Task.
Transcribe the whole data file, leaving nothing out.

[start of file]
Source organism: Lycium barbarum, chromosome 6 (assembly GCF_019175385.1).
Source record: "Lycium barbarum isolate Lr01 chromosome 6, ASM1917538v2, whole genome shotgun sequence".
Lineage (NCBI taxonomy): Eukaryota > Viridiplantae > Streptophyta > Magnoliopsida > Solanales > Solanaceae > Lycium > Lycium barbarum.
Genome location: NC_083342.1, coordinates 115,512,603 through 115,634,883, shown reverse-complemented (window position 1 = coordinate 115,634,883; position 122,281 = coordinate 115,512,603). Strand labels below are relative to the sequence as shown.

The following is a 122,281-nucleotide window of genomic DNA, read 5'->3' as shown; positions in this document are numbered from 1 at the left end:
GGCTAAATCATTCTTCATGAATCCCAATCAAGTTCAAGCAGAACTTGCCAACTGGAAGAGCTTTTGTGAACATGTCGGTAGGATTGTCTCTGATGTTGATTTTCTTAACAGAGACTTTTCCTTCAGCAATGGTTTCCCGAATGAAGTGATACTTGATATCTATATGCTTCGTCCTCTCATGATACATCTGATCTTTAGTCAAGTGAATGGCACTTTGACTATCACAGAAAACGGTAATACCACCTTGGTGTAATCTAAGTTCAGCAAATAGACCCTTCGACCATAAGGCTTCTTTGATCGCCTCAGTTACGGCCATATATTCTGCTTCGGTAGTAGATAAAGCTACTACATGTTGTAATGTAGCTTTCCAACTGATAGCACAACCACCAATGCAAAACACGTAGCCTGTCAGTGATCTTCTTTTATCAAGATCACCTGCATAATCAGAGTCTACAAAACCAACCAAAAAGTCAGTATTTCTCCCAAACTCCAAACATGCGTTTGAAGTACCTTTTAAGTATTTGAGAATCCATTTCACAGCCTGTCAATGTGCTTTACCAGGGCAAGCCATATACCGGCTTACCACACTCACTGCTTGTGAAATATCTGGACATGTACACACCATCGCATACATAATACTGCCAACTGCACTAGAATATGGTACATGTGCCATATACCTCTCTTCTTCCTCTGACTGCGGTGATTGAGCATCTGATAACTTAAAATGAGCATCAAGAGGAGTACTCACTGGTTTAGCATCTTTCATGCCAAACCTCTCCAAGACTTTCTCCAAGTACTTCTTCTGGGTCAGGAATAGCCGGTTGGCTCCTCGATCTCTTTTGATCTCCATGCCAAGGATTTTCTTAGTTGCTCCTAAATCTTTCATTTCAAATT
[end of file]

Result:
Source organism: Lycium barbarum, chromosome 6 (assembly GCF_019175385.1).
Source record: "Lycium barbarum isolate Lr01 chromosome 6, ASM1917538v2, whole genome shotgun sequence".
Lineage (NCBI taxonomy): Eukaryota > Viridiplantae > Streptophyta > Magnoliopsida > Solanales > Solanaceae > Lycium > Lycium barbarum.
Genome location: NC_083342.1, coordinates 115,512,603 through 115,634,883, shown reverse-complemented (window position 1 = coordinate 115,634,883; position 122,281 = coordinate 115,512,603). Strand labels below are relative to the sequence as shown.

The following is a 122,281-nucleotide window of genomic DNA, read 5'->3' as shown; positions in this document are numbered from 1 at the left end:
GGCTAAATCATTCTTCATGAATCCCAATCAAGTTCAAGCAGAACTTGCCAACTGGAAGAGCTTTTGTGAACATGTCGGTAGGATTGTCTCTGATGTTGATTTTCTTAACAGAGACTTTTCCTTCAGCAATGGTTTCCCGAATGAAGTGATACTTGATATCTATATGCTTCGTCCTCTCATGATACATCTGATCTTTAGTCAAGTGAATGGCACTTTGACTATCACAGAAAACGGTAATACCACCTTGGTGTAATCTAAGTTCAGCAAATAGACCCTTCGACCATAAGGCTTCTTTGATCGCCTCAGTTACGGCCATATATTCTGCTTCGGTAGTAGATAAAGCTACTACATGTTGTAATGTAGCTTTCCAACTGATAGCACAACCACCAATGCAAAACACGTAGCCTGTCAGTGATCTTCTTTTATCAAGATCACCTGCATAATCAGAGTCTACAAAACCAACCAAAAAGTCAGTATTTCTCCCAAACTCCAAACATGCGTTTGAAGTACCTTTTAAGTATTTGAGAATCCATTTCACAGCCTGTCAATGTGCTTTACCAGGGCAAGCCATATACCGGCTTACCACACTCACTGCTTGTGAAATATCTGGACATGTACACACCATCGCATACATAATACTGCCAACTGCACTAGAATATGGTACATGTGCCATATACCTCTCTTCTTCCTCTGACTGCGGTGATTGAGCATCTGATAACTTAAAATGAGCATCAAGAGGAGTACTCACTGGTTTAGCATCTTTCATGCCAAACCTCTCCAAGACTTTCTCCAAGTACTTCTTCTGGGTCAGGAATAGCCGGTTGGCTCCTCGATCTCTTTTGATCTCCATGCCAAGGATTTTCTTAGTTGCTCCTAAATCTTTCATTTCAAATT